An examination of the historical movement of relational youth evangelism, and consideration of what we can learn from those movements and strategies. A holistic approach to conversion, discipleship, justice and cultural evangelism will be considered and evaluated. Communicating the message of the gospel for this present youth culture in a relational, relevant and respectful way will be emphasized. This course will also consider how we train others to be part of God’s mission in their context of local church or community youth ministry.
Prerequisite: Introduction to Youth and Family Ministry, or permission of instructor.


CM285BA Critical Issues in Youth & Family Ministry I
A theoretical perspective on essential skills for the practice of faithful and effective youth and family ministry in the context of a local church or church agency. The course is intended to augment the learning that takes place in a youth and family ministry co-op experience. Special attention given to the practitioner’s spiritual formation, self-awareness, and personal leadership skills. Practical tools that can be passed on to others will be emphasized.
Prerequisites: Introduction to Youth & Family Ministry, and Evangelism and Discipleship of Youth, or permission of instructor.


CM286BA Critical Issues in Youth & Family Ministry II
How to effectively develop adult volunteers and student leaders encouraging a team approach to youth ministry. Current research into the lives of youth ministry practitioners in North America will be explored, and implications for healthy youth and family ministry will be emphasized. Also emphasized will be exploration of the critical issues influencing teenagers in Canada and exploring effective helping strategies. Students will undertake a significant research project and present their findings to their peers in class.
Prerequisite: Critical Issues in Youth & Family Ministry I, or permission of instructor.


CM312BA Pastoral Skills
Presents the specific practices and skills of pastoral ministry; includes leading worship, preaching, conducting weddings, funerals, and communion. Explores models of church life and organization, and ministerial policies and procedures.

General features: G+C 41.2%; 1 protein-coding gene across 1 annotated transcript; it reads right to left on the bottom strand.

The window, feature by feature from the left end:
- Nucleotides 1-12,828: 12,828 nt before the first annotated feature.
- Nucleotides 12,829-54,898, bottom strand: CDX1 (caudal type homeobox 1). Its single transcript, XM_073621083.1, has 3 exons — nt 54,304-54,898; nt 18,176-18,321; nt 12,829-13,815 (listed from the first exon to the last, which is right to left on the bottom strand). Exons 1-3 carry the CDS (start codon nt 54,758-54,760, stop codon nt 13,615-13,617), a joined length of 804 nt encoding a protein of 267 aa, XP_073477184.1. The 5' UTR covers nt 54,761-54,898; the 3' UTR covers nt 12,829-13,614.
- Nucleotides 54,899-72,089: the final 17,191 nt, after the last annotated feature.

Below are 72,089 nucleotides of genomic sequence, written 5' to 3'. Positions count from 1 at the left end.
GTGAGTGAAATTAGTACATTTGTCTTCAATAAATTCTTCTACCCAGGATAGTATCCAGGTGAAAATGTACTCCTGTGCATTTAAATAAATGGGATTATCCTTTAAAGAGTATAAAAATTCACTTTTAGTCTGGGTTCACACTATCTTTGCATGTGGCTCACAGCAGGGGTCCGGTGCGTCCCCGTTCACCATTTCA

Prerequisite: Introduction to Pastoral Ministry


CM323AA Applied Counselling Skills
(Formerly: Individual Counselling)
Examines the advanced development of skills required in psychotherapy. Students will explore topics such as the foundations of the therapeutic relationship, client feedback, and personal and professional integrity. Furthermore, students will explore and, through use of in-class role-plays, practice the application of psychotherapeutic skills and theoretical frameworks.
Prerequisites: Theories of Counselling and either Interpersonal & Helping Skills or Pastoral Counselling, or permission of instructor.


CM324AA Relationship Counselling
An introduction to the theory and practice of marital and family therapy. A key aim of this course is to increase the student’s understanding of the influence of families and relationships on the functioning of the individual. Emphasis will be placed on assessing risks, developing safety plans, providing appropriate follow-up, and referring and reporting to third parties as students learn how to maintain the safety of clients.
Prerequisite: Interpersonal & Helping Skills or Pastoral Counselling, or permission of Instructor.


CM326AA Divorce, Remarriage and Blended Families
This course traces the foundations of marriage and biblical perspectives of divorce. Intense emotional pain and the effects of divorce on men, women and children will be explored. Special attention will be given to the issues of remarriage and blended families. Experiential learning in the process of small group projects will be incorporated.


CM327AA Human Diversity
Explores topics such as culture, ethnicity, religion, socio-economic status, worldview, gender, age, disability, and sexual orientation, and how various forms of diversity impact the practice and experience of both individual and group interventions. The lived experiences of both client and professional (e.g. psychotherapist, front-line agency worker, pastor, etc.) are also covered.
Prerequisite: Interpersonal & Helping Skills, or permission of instructor.


CM328AA Therapeutic Use of Self
Explores the topic of safe and effective use of self in the psychotherapeutic relationship including the theory and practice of various techniques such as self-reflection, self-awareness, therapists’ values and attitudes, self-care, personal experiences, and self-disclosure, and the impact these have on the therapeutic relationship.
Prerequisite: Interpersonal & Helping Skills or Pastoral Counselling, or permission of instructor.